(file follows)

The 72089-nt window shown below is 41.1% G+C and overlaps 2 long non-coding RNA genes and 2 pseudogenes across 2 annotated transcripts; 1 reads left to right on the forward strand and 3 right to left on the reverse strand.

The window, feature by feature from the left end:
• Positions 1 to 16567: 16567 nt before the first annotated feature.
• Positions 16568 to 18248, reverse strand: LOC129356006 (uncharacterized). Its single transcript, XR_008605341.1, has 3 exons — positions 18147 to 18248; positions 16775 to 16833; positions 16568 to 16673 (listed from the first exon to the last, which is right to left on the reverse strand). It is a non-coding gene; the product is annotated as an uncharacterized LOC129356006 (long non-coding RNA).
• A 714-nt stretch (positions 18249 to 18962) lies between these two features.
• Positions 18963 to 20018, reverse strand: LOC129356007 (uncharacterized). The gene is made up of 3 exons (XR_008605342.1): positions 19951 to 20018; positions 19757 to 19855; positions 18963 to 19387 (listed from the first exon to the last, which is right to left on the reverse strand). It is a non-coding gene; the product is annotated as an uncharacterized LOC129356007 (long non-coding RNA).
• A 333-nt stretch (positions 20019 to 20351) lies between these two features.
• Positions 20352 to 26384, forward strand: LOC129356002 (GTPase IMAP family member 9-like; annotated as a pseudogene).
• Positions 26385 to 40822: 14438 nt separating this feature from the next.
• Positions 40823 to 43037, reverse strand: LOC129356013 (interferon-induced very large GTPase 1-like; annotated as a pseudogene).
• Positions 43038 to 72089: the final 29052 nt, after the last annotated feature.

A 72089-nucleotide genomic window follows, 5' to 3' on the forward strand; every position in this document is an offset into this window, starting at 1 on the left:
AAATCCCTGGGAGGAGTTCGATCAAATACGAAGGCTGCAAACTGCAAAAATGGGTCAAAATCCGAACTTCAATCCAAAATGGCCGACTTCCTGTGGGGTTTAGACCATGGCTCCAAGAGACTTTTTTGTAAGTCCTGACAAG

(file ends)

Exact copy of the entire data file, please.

The 72089-nt window shown below is 41.1% G+C and overlaps 2 long non-coding RNA genes and 2 pseudogenes across 2 annotated transcripts; 1 reads left to right on the forward strand and 3 right to left on the reverse strand.

The window, feature by feature from the left end:
• Positions 1 to 16567: 16567 nt before the first annotated feature.
• Positions 16568 to 18248, reverse strand: LOC129356006 (uncharacterized). Its single transcript, XR_008605341.1, has 3 exons — positions 18147 to 18248; positions 16775 to 16833; positions 16568 to 16673 (listed from the first exon to the last, which is right to left on the reverse strand). It is a non-coding gene; the product is annotated as an uncharacterized LOC129356006 (long non-coding RNA).
• A 714-nt stretch (positions 18249 to 18962) lies between these two features.
• Positions 18963 to 20018, reverse strand: LOC129356007 (uncharacterized). The gene is made up of 3 exons (XR_008605342.1): positions 19951 to 20018; positions 19757 to 19855; positions 18963 to 19387 (listed from the first exon to the last, which is right to left on the reverse strand). It is a non-coding gene; the product is annotated as an uncharacterized LOC129356007 (long non-coding RNA).
• A 333-nt stretch (positions 20019 to 20351) lies between these two features.
• Positions 20352 to 26384, forward strand: LOC129356002 (GTPase IMAP family member 9-like; annotated as a pseudogene).
• Positions 26385 to 40822: 14438 nt separating this feature from the next.
• Positions 40823 to 43037, reverse strand: LOC129356013 (interferon-induced very large GTPase 1-like; annotated as a pseudogene).
• Positions 43038 to 72089: the final 29052 nt, after the last annotated feature.

A 72089-nucleotide genomic window follows, 5' to 3' on the forward strand; every position in this document is an offset into this window, starting at 1 on the left:
AAATCCCTGGGAGGAGTTCGATCAAATACGAAGGCTGCAAACTGCAAAAATGGGTCAAAATCCGAACTTCAATCCAAAATGGCCGACTTCCTGTGGGGTTTAGACCATGGCTCCAAGAGACTTTTTTGTAAGTCCTGACAAG